Most people recommend the Natural Bridge and The Gap but these places are currently still under renovation so I wasn’t able to check that out. So make sure you inform yourself before you make it all the way out there.
Albany is famous for its two big hills. Mount Clarence and Mount Melville. Mount Clarence has the Desert Mounted Corps Memorial and splendid views over the city.
Mount Melville has some great views to offer as well. Don’t forget to go up to the observation tower for great views.
Another little hidden gem is Little Beach, definitely check it out if you got the time.
Last weekend I was invited to join some friends on a Rottnest Island Adventure.
Rottnest Island is a little island before the coast of Perth and a popular tourist destination, especially for day tourists. A ferry goes daily from Perth to the island. On the island there are no cars allowed except for the bay seeker bus that runs around the island to drop off or pick up passengers at the designated stops.
The island got its name because of the quokkas. They look like little happy kangaroos and are scattered over the island. But when the Dutch explorers discovered this island in the 17th century they mistook them for big rats and called the island a true rat nest. The quokkas can only be found on the island and managed to survive all this time because they don’t have any predators lingering around.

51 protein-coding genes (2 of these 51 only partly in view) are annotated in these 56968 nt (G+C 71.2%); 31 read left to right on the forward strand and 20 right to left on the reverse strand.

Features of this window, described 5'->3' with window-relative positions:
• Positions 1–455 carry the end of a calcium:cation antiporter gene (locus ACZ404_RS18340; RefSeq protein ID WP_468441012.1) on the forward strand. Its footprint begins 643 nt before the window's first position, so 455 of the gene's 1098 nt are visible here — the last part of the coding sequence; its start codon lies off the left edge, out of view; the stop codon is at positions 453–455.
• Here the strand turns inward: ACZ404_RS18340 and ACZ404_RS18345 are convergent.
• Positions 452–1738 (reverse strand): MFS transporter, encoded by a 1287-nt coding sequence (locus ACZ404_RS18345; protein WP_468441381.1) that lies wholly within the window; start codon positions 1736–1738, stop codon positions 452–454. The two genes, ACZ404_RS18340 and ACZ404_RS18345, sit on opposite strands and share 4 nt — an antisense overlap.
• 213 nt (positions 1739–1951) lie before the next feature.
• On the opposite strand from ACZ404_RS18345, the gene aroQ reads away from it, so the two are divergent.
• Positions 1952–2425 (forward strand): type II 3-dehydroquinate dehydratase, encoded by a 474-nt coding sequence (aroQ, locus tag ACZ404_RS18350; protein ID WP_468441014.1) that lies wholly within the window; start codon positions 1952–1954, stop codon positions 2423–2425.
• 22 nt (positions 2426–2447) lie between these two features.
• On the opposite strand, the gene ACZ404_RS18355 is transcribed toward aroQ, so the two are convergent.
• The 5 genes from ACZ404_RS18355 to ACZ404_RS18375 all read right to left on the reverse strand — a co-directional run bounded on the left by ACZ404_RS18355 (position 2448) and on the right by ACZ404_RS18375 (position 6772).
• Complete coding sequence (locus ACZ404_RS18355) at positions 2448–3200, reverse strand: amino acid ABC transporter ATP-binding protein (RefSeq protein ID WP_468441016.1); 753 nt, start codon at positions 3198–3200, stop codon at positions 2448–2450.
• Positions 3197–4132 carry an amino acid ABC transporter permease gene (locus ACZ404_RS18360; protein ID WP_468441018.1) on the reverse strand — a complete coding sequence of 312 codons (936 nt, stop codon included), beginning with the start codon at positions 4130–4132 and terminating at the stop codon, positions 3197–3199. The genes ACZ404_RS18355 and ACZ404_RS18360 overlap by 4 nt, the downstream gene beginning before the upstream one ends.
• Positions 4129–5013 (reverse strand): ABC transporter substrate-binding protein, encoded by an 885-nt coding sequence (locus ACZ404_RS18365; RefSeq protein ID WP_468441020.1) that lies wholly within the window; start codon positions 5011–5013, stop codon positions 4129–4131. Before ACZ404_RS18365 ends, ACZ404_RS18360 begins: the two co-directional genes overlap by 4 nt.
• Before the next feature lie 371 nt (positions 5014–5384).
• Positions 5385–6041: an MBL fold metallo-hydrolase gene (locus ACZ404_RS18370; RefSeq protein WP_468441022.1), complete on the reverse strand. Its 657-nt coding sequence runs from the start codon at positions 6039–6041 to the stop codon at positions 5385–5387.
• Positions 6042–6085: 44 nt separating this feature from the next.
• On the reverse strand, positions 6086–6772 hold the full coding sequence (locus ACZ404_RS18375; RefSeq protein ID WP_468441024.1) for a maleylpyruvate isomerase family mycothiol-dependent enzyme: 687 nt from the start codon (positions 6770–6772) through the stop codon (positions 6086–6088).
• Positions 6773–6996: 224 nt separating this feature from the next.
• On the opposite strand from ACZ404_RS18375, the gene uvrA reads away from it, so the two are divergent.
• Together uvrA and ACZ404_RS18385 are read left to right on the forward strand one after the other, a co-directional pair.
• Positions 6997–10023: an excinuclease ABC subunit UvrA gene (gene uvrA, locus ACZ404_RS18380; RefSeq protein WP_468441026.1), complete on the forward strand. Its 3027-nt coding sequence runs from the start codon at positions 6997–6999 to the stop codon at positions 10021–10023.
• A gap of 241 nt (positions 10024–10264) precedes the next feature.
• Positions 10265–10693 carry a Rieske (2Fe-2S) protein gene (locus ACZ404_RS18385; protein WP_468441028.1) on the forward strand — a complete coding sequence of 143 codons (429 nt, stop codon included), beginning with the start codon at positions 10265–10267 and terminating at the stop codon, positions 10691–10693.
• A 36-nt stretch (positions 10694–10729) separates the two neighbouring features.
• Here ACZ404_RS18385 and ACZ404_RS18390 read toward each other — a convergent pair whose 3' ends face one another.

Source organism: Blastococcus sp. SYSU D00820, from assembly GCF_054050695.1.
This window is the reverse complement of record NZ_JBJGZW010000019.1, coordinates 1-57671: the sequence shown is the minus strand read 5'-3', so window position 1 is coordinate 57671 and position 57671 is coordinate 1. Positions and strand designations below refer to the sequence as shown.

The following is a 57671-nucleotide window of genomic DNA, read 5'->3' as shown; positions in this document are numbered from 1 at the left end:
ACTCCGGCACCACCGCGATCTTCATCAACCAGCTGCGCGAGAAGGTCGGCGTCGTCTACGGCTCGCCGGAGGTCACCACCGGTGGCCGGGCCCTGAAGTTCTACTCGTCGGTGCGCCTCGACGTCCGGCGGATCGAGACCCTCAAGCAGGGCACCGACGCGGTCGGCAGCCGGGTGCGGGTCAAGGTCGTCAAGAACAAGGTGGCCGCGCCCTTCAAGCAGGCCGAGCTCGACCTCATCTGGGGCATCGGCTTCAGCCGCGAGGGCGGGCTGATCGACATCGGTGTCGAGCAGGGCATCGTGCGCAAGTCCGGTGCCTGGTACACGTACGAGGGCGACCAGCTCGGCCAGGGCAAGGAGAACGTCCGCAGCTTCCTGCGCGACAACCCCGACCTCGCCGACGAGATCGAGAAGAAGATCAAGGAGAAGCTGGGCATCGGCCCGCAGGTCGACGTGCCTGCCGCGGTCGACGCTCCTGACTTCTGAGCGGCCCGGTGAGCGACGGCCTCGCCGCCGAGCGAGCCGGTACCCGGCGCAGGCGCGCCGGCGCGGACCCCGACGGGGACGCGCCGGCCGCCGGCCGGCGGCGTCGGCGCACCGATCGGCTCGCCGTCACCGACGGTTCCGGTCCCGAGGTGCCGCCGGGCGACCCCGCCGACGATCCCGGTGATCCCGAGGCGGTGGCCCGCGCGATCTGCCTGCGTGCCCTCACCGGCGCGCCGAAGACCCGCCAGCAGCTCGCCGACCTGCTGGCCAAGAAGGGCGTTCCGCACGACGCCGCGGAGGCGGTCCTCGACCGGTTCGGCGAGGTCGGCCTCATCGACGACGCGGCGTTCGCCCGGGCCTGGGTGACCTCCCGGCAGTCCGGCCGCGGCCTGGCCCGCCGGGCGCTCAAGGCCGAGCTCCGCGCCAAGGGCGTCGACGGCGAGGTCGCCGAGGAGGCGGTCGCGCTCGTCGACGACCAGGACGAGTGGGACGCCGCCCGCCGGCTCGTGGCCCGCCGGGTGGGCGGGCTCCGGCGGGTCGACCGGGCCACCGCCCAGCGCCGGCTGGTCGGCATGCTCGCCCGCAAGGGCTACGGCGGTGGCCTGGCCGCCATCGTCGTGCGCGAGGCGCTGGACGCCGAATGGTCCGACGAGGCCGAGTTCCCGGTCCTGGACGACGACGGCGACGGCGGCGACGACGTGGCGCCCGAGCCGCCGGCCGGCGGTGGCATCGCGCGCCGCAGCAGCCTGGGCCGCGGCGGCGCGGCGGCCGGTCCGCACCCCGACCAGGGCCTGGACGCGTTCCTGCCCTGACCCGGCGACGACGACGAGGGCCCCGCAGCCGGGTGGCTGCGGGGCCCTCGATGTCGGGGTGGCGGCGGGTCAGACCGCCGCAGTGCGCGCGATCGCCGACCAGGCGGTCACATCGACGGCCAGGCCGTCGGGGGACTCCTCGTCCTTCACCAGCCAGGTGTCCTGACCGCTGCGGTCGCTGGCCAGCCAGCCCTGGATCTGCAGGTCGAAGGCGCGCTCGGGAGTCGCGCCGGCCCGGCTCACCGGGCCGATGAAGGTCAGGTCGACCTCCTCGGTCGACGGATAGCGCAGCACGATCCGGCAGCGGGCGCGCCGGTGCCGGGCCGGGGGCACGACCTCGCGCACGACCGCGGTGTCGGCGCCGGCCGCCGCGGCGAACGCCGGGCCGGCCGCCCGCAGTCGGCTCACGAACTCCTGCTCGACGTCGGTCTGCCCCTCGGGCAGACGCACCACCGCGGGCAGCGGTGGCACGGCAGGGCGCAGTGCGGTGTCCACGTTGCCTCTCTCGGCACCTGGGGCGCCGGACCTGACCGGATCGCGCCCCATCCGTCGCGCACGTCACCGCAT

An other animal I encountered was a dugite. This pretty venomous snake was just chilling along the beach when I passed it. It was my first snake encounter since I got here in Australia.
A popular thing to do in Rottnest Island is doing a bike tour around the island. It offers a handful of great stops along the way. Since I visited the island on a weekday and it wasn’t high season yet I sometimes was riding my bike with not a single soul in sight. It felt like I was the last man on earth especially after 3.30 PM when all the day tourists were on their way back to Perth on the last ferry. Please also note that most of the tours that are offered on the island along the trail will end around 2.30 – 3 PM (like the lighthouse tour) in case you stay the night on the island.
Cape Vlamingh is the furthest point you can go on the island and the views won’t disappoint you.